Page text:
Moscow: Russian officials should review opposition leader Alexei Navalny’s calls for an election boycott to see if they might be breaking the law, the Kremlin said today, hinting at possible legal repercussions.
In a widely anticipated decision, Russia’s top election body yesterday ruled to formally bar anti-corruption crusader Navalny from running in the presidential election next March.
Navalny promptly put out a video statement, saying that the ban shows that President Vladimir “Putin is terribly scared and is afraid of running against me,” and called on his supporters to stay away from the vote in protest.
Putin, who has been in power for 18 years, announced his bid for re-election earlier this month, but so far has refrained from canvassing.
In contrast, his most prominent rival, anti-corruption crusader Navalny has been campaigning aggressively all year, reaching out to the most remote parts of the country. Opinion polls say that Putin should easily win the March vote.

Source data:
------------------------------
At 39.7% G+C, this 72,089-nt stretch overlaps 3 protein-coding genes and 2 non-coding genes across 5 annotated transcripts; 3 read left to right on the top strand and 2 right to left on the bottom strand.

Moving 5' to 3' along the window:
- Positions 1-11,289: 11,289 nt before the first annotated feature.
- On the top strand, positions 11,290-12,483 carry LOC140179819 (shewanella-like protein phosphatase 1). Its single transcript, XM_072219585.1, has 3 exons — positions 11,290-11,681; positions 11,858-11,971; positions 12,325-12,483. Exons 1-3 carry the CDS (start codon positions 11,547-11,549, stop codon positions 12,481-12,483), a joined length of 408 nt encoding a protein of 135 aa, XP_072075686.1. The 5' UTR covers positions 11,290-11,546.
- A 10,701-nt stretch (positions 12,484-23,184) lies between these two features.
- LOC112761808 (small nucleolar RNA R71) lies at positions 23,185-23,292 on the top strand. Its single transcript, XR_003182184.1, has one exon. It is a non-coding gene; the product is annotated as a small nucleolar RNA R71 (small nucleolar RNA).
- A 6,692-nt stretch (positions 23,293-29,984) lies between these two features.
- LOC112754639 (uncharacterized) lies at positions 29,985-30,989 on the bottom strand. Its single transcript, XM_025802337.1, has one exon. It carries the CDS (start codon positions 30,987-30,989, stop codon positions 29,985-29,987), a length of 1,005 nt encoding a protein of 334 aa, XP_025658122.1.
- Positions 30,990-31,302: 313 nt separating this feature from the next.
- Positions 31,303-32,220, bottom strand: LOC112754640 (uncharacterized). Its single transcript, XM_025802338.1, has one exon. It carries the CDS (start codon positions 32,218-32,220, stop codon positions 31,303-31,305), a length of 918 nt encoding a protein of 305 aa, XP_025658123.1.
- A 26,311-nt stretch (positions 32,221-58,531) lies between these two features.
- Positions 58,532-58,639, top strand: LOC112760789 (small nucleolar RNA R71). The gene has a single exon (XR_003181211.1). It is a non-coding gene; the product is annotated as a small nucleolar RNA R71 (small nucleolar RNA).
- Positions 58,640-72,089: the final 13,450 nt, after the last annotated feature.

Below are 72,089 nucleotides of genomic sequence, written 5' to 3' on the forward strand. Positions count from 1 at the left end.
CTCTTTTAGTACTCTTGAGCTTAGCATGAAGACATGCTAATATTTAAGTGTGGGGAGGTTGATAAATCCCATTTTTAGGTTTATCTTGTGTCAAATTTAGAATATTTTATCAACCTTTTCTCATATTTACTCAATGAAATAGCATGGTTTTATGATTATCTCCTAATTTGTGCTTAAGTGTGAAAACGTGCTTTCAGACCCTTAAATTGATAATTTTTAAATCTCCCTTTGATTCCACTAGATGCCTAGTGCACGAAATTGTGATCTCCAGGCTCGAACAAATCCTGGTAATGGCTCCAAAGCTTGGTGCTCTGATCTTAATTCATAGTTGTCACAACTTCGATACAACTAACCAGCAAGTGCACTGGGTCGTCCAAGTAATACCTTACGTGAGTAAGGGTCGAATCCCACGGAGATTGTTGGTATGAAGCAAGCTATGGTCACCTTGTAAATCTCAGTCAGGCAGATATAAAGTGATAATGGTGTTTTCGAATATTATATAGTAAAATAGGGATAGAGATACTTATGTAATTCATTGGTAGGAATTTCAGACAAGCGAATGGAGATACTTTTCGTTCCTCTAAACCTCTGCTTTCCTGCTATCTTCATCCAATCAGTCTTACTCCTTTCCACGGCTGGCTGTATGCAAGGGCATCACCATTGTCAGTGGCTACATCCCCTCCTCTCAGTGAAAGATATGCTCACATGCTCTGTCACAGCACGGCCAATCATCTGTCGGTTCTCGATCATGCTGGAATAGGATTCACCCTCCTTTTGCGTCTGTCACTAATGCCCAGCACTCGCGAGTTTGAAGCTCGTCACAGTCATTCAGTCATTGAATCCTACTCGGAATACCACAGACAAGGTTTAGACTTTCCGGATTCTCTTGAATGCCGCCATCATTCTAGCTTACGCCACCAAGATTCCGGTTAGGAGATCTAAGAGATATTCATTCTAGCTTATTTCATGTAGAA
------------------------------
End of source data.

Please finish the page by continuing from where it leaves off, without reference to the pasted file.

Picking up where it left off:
Putin spokesman Dmitry Peskov today wouldn’t comment on the Election Commission’s decision to bar Navalny but said the “calls for boycott ought to be carefully studied to see if they are breaking the law.”
Peskov also rejected suggestions that Navalny’s absence on the ballot could dent the legitimacy of Putin’s possible re-election.
The Russian law doesn’t say calls for an election boycott are illegal, but authorities last year blocked access to several web-sites calling for the boycott.
Navalny rose to prominence in 2009 with investigations into official corruption and became a protest leader when hundreds of thousands took to the streets across Russia in 2011 to protest electoral fraud.
A few years later and after several short-term spells in jail, Navalny faced two separate sets of charges of fraud which were viewed as political retribution aimed to bar him from running for office.
In his only official campaign before his first conviction took effect, Navalny garnered 30 per cent of the vote in the race for Moscow mayor in 2013.